Ghana Parliament reconvenes for first time in 2015
After its month-long Christmas break, Parliament resumed on Tuesday, with hints of a very vigorous legislative session as the country undergoes critical economic, political and social reforms.
The House’s First Meeting of the Third Session of the Sixth Parliament of the Fourth Republic is expected to be dominated by feisty and discordant partisan debates as the main agenda of the meeting would centre on the “State of the Nation Address” to be delivered by President John Dramani Mahama next week.
The other matter also anticipated to raise serious deliberations on the floor of Parliament is the possible revision of the 2015 budget by government. Other issues expected to receive attention are the IMF deliberations and the country’s current power crisis.
The House, which will sit for about eight weeks, will also consider several bills including, the Property Rights Bill, the Intestate Succession Bill, the Plant Breeders Bill and the Right to Information Bill among others.
Speaker Edward Doe Adjaho, in welcoming the law makers back to the House, urged them to lend themselves to the work of the House as the agenda for the meeting was packed because of outstanding businesses from the previous session.
Mr Adjaho also admonished the media to verify facts before publication, debunking media reports that Parliament had postponed its resumption from the planned January 27, 2015 to February 3, 2015 because the institution was cash strapped.
Speaker Adjaho said that the account was inaccurate, explaining that since the last meeting of Parliament was adjourned sine dine, the House could be reconvened at any other date apart from that set by the business committee.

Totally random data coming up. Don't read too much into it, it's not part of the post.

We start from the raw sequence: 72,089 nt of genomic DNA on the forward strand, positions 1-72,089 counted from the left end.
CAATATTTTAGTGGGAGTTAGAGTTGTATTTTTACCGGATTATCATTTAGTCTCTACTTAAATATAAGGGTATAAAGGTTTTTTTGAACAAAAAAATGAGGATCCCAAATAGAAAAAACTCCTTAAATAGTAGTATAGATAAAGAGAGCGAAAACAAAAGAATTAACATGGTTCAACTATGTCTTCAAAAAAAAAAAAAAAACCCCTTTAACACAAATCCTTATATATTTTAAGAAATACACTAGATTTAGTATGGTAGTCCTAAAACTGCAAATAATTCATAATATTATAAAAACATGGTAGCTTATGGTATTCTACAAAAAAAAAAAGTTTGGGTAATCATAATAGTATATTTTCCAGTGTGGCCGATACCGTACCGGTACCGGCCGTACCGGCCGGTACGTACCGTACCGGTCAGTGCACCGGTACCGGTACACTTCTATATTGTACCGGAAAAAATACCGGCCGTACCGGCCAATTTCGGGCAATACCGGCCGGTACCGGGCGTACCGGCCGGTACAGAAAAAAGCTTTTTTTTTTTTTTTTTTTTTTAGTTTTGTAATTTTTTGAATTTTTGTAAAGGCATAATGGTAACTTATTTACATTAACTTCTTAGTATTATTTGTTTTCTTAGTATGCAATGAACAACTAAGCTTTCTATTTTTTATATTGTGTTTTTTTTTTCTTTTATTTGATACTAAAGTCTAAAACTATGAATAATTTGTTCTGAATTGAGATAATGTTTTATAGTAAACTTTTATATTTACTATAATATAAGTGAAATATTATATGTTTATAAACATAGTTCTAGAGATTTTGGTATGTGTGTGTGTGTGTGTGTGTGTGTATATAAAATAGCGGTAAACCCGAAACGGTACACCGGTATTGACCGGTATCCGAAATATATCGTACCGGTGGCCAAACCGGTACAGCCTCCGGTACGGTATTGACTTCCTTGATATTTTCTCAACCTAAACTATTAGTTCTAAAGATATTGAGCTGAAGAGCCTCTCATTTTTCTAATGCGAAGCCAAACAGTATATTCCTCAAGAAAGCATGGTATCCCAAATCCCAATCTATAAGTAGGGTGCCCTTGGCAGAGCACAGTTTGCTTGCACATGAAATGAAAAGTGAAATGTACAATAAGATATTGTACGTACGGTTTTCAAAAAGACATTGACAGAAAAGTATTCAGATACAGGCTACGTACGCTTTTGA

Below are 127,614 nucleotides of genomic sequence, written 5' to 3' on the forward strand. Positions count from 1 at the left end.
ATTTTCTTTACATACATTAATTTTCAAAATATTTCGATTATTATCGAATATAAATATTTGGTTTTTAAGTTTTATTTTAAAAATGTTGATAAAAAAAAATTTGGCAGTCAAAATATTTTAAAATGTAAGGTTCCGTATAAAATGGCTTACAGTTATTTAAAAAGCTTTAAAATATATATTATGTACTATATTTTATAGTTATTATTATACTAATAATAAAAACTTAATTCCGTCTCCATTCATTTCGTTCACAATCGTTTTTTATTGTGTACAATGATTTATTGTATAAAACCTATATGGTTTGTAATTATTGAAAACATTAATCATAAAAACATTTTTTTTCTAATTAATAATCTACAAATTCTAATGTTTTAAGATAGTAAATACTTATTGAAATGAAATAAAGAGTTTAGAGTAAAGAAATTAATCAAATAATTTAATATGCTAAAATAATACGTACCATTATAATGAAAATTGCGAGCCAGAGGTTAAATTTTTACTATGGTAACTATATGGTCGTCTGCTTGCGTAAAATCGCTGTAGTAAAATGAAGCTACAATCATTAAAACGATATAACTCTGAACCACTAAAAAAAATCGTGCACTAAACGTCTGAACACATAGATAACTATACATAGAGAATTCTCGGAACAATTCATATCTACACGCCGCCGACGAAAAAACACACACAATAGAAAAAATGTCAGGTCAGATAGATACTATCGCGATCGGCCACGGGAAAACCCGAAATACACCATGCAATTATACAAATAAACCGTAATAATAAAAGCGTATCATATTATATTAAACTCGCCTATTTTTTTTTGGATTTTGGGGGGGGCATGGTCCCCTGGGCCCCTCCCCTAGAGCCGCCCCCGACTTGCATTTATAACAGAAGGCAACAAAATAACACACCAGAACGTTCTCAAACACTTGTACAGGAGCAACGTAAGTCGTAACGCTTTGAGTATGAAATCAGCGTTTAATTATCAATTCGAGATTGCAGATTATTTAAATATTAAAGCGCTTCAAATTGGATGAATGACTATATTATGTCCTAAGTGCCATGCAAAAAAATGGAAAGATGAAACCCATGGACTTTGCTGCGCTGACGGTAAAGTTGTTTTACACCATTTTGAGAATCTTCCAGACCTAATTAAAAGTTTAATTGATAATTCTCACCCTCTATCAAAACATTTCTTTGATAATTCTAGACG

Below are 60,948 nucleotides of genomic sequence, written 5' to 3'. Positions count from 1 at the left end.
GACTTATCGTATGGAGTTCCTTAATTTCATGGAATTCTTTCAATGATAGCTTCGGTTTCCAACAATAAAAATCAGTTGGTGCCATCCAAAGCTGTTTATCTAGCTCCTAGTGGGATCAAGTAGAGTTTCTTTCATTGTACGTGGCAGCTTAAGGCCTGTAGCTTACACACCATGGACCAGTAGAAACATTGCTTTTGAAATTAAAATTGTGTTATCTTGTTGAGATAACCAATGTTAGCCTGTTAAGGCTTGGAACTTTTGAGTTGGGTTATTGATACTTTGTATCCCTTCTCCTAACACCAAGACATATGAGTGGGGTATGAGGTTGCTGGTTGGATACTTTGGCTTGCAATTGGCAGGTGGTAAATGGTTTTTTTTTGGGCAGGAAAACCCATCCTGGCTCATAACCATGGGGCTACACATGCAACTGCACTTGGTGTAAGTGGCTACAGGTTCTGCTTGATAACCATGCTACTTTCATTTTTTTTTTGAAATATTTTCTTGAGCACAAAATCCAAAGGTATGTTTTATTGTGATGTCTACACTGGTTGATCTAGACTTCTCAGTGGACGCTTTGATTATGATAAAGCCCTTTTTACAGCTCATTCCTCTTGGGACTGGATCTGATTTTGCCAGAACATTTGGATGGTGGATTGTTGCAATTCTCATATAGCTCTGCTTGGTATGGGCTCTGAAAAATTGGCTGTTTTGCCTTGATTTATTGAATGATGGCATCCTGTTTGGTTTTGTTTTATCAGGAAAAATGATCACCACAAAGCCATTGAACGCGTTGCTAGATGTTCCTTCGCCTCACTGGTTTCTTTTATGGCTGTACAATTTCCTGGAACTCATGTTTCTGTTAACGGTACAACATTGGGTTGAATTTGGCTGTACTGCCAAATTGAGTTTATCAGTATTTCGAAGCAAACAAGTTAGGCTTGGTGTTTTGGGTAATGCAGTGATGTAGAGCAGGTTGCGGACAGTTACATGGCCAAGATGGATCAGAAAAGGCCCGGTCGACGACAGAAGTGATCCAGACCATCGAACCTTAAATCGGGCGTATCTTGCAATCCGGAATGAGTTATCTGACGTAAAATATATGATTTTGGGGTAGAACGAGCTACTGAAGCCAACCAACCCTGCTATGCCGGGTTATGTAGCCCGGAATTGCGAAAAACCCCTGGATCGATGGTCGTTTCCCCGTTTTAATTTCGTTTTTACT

Mr Adjaho urged Ministries, Departments and Agencies of government to note the jam-packed time table of the House and submit on time their legislative and other proposals that require consideration and approval by Parliament.
Mr Alban Bagbin, the Majority Leader said despite the short duration of the meeting, he anticipated that a lot of work would be undertaken, and asked his colleagues to brace themselves for the task ahead.
He also stressed the need for a revision of the Standing Orders of the House to reflect the outlook of legislature, and advised the public to refrain from engaging their parliamentarians when the House was in session.
The Minority Leader, Osei Kyei Mensah Bonsu was hopeful members had sufficiently prepared themselves for the arduous task ahead and asked that important documents were given to lawmakers on time to enable them interrogate issues critically.
He called on Ghanaian electorate to patronize the district assembly elections and urged stakeholders to strive to maintain the integrity of the process.